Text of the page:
The Real Deal Miami

State has traffic concerns about American Dream mall

The developer plans to upgrade roads around the site of the proposed mall in Miami-Dade

April 15, 2017 11:00AM

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Rendering of American Dream Miami

State officials raised concerns about traffic congestion that the proposed American Dream Miami mega-mall could create.

The Florida Department of Transportation suggested ways to reduce traffic congestion and warned that it might challenge the proposed mall if the developer fails to respond to its suggestions.

The developer, Triple Five, recently detailed plans to control traffic congestion around the site of American Dream Miami by building new interchanges and widening roads.

Triple Five said the road upgrades would unfold between the Homestead Extension of Florida’s Turnpike and Interstate 75 from Northwest 170 Street to the north. Upgrades also are planned on two north-south roads that intersect the site of American Dream Miami, Northwest 97 Avenue and Northwest 102 Avenue.

Broward County Nan Rich told the Sun-Sentinel the developer’s traffic-congestion solutions for American Dream Miami are inadequate. The 6.2 million-square-foot mall would be built in unincorporated northwest Miami-Dade County less than two miles from the Broward border.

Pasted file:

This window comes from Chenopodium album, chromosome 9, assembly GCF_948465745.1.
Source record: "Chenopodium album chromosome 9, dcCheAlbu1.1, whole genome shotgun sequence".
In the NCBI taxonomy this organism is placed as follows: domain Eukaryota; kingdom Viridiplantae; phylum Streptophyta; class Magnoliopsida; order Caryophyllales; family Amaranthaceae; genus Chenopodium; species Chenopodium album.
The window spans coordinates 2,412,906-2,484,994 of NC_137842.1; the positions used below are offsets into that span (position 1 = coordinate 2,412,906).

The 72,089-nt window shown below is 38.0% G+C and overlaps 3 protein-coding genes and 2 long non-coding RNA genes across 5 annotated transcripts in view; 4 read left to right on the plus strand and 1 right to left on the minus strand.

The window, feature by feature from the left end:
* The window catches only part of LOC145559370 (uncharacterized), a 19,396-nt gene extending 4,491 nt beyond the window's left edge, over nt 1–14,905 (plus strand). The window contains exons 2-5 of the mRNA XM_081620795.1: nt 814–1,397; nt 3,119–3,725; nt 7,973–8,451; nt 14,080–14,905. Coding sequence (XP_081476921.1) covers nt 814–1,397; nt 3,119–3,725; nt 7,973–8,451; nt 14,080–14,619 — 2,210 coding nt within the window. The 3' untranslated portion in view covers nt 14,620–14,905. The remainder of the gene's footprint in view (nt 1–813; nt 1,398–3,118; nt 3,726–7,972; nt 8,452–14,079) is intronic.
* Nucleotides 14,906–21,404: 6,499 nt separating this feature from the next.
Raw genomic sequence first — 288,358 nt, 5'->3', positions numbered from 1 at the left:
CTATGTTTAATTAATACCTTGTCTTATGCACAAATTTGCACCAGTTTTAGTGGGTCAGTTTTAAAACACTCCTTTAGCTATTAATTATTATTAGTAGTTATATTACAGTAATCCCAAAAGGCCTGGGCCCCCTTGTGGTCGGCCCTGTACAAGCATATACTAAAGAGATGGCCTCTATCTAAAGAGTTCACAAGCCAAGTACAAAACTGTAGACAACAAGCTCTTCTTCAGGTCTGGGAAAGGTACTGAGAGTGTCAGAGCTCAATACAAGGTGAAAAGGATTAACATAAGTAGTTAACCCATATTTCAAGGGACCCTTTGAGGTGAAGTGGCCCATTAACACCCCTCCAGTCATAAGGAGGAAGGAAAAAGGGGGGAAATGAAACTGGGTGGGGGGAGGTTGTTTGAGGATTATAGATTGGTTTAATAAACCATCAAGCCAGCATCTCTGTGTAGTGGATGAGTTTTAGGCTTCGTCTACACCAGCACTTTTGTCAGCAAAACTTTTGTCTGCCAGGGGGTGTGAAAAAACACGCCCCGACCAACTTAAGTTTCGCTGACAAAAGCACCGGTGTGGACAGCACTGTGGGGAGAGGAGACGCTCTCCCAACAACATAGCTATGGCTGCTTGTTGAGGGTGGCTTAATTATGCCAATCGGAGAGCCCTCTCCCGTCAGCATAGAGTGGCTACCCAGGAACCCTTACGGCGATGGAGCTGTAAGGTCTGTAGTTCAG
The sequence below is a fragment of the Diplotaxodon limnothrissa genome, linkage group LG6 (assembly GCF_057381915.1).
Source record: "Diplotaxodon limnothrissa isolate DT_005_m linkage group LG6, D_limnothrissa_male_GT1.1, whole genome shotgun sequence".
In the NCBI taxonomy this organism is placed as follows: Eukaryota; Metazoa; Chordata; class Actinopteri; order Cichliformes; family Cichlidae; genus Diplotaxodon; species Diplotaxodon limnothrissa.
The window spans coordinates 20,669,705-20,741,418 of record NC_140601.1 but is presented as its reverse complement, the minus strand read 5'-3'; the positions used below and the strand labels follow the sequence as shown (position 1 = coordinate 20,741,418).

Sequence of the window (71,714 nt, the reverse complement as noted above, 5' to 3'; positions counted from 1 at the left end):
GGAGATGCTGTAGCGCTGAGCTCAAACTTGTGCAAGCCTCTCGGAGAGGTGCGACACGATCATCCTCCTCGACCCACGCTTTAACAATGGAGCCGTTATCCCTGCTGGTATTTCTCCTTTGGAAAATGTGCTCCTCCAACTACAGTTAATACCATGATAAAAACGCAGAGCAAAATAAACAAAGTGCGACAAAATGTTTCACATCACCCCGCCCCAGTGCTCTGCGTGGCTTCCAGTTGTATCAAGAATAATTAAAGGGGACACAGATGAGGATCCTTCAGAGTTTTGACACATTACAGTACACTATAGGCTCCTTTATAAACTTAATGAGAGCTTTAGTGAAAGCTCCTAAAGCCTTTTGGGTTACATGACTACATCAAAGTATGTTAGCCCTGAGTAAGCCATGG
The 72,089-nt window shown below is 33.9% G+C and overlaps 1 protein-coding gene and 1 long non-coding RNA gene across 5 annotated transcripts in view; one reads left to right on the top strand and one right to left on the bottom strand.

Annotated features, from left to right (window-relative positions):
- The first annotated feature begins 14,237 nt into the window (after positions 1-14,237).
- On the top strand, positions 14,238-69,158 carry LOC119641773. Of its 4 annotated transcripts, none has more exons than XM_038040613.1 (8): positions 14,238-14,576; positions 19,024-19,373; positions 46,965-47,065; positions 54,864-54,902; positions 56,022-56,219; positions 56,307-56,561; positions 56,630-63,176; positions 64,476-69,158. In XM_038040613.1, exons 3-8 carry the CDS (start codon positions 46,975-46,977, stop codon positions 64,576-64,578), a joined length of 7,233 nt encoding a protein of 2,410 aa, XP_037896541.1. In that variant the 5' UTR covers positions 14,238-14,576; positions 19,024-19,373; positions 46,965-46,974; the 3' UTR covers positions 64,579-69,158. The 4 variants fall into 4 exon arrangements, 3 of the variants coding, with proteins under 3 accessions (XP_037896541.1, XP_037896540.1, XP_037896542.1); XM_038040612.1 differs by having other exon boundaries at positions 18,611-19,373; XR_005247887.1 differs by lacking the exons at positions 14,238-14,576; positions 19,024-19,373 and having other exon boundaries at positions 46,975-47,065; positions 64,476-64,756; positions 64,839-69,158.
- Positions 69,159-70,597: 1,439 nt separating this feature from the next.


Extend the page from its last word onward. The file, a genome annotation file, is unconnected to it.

Rich told the newspaper the traffic near the development site is already a “mess” and Triple Five’s plan to limit bumper-to-bumper traffic in southwest Broward is unconvincing.

The South Florida Regional Planning Council voted in March to submit to state regulators Triple Five’s application to build the proposed American Dream Miami shopping mall. The advisory council’s unanimous vote pushed the big mall project a step closer to a decisive vote by the Miami-Dade County Commission to change the county’s comprehensive master plan for development to accommodate American Dream Miami. [Sun-Sentinel] – Mike Seemuth

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